In 2012, Al-Shabaab pledged allegiance to the Al-Qaeda and in February 2012, some of the group's leaders quarreled with Al-Qaeda over the union and quickly lost ground. However, this didn’t stop Al-Shabaab as the troop strength was estimated at 7,000 to 9,000 militants in 2014.

Between March 2015 and August 2016, Boko Haram aligned with the Islamic State of Iraq and the Levant. And just like the case of Al-Shabaab, this broke the group and splinter groups were formed. However, the strength of the foot soldiers increased killing tens of thousands and displacing 2.3 million from their homes.

After tasting the fame and accrued fortune from their loots and ransoms, it might not be totally out of place to say these militants aren't looking at quitting soon.

Some of the major havoc wrecked in Nigeria and Somalia

Al-Shabaab and Boko Haram have been ranked world's deadliest terror groups by the Global Terrorism Index following their deadly and unforgettable attacks.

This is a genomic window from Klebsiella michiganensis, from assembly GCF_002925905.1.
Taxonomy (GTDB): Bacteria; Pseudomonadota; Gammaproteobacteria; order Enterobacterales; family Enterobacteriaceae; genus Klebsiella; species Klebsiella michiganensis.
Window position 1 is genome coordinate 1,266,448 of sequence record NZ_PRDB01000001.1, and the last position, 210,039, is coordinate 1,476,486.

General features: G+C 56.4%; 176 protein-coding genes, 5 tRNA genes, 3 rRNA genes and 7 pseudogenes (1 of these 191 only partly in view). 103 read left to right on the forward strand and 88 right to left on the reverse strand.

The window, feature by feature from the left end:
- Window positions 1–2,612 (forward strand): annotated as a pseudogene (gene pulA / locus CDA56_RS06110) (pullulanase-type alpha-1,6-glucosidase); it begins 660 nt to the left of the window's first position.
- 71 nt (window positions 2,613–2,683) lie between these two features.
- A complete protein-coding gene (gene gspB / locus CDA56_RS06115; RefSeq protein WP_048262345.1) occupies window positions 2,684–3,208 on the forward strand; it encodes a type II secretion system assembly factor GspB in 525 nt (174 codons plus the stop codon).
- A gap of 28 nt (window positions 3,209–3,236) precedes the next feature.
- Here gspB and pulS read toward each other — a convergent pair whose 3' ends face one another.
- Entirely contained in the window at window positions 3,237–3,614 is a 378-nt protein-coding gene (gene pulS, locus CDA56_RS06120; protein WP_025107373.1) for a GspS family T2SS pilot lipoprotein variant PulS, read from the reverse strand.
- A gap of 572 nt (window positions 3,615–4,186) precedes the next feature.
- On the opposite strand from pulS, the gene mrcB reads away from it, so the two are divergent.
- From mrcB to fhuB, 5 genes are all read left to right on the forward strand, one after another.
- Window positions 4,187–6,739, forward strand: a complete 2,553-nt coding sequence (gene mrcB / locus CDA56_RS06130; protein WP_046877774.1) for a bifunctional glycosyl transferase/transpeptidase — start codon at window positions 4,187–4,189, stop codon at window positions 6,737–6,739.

Boko Haram is famous for the launch of a string of IED attacks against soft targets but had its first vehicle-borne IED attack in June 2011, when it attacked the Police headquarters in Abuja killing 6. In August same year, Boko Haram bombed the United Nations (UN) headquarters in Abuja, killing 11 UN staff members died as well as 12 others, with more than 100 injured. In april 2014, the insurgents kidnapped female students in a school in Chibok town, Borno and in 2015 heightened their attacks by extending to cameroon and Niger. 2016 and 2017 saw the jihadists breeding female suicide bombings to wreck havoc in North East Nigeria.

In 2009, al-Shabaab carried out a suicide car bomb attack against the African Union base in Mogadishu killing at least six Burundian peacekeepers. In May 2009, Al-Shabaab along with allied group Hizbul Islam, launched a major offensive in the city of Mogadishu to take over the city, leaving hundreds killed and injured and tens of thousands displaced. In October 2010, Al-Shabaab left the world running helter skelter when attacked a major hotel in Mogadishu killing scores of individuals. A suicide car bomb was rammed into a hotel in Somalia’s capital Mogadishu and then armed militants stormed the building to kill at will. The group have continued in its renewed strikes despite revolt from the military but just like Boko Haram, the al-Shabaab have also taken delight in sending girls and females for suicide mission.